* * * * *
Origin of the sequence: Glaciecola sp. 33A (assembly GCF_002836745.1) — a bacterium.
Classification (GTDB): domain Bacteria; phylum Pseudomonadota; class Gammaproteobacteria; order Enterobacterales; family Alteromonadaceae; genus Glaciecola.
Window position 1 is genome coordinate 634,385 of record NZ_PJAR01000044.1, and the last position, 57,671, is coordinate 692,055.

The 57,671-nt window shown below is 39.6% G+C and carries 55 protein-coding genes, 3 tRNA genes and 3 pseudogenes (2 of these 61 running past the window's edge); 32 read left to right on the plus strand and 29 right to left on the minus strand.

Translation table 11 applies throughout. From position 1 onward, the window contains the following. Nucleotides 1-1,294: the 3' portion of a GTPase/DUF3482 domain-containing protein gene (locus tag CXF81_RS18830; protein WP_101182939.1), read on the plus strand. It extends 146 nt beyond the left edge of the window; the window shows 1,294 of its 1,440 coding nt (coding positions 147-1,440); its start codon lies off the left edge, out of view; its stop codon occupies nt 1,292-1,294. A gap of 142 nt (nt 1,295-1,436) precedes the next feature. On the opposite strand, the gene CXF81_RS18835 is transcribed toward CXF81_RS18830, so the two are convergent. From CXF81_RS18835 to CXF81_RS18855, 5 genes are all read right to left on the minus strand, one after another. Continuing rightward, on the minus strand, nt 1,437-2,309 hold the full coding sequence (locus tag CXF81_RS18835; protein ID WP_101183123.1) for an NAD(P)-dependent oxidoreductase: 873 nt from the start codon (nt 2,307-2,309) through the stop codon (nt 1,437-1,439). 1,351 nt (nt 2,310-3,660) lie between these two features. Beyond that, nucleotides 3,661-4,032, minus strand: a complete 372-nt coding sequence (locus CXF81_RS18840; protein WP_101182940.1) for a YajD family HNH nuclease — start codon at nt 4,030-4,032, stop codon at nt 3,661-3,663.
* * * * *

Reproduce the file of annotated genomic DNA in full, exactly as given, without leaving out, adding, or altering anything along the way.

Origin of the sequence: Glaciecola sp. 33A (assembly GCF_002836745.1) — a bacterium.
Classification (GTDB): domain Bacteria; phylum Pseudomonadota; class Gammaproteobacteria; order Enterobacterales; family Alteromonadaceae; genus Glaciecola.
Window position 1 is genome coordinate 634,385 of record NZ_PJAR01000044.1, and the last position, 57,671, is coordinate 692,055.

The 57,671-nt window shown below is 39.6% G+C and carries 55 protein-coding genes, 3 tRNA genes and 3 pseudogenes (2 of these 61 running past the window's edge); 32 read left to right on the plus strand and 29 right to left on the minus strand.

Translation table 11 applies throughout. From position 1 onward, the window contains the following. Nucleotides 1-1,294: the 3' portion of a GTPase/DUF3482 domain-containing protein gene (locus tag CXF81_RS18830; protein WP_101182939.1), read on the plus strand. It extends 146 nt beyond the left edge of the window; the window shows 1,294 of its 1,440 coding nt (coding positions 147-1,440); its start codon lies off the left edge, out of view; its stop codon occupies nt 1,292-1,294. A gap of 142 nt (nt 1,295-1,436) precedes the next feature. On the opposite strand, the gene CXF81_RS18835 is transcribed toward CXF81_RS18830, so the two are convergent. From CXF81_RS18835 to CXF81_RS18855, 5 genes are all read right to left on the minus strand, one after another. Continuing rightward, on the minus strand, nt 1,437-2,309 hold the full coding sequence (locus tag CXF81_RS18835; protein ID WP_101183123.1) for an NAD(P)-dependent oxidoreductase: 873 nt from the start codon (nt 2,307-2,309) through the stop codon (nt 1,437-1,439). 1,351 nt (nt 2,310-3,660) lie between these two features. Beyond that, nucleotides 3,661-4,032, minus strand: a complete 372-nt coding sequence (locus CXF81_RS18840; protein WP_101182940.1) for a YajD family HNH nuclease — start codon at nt 4,030-4,032, stop codon at nt 3,661-3,663.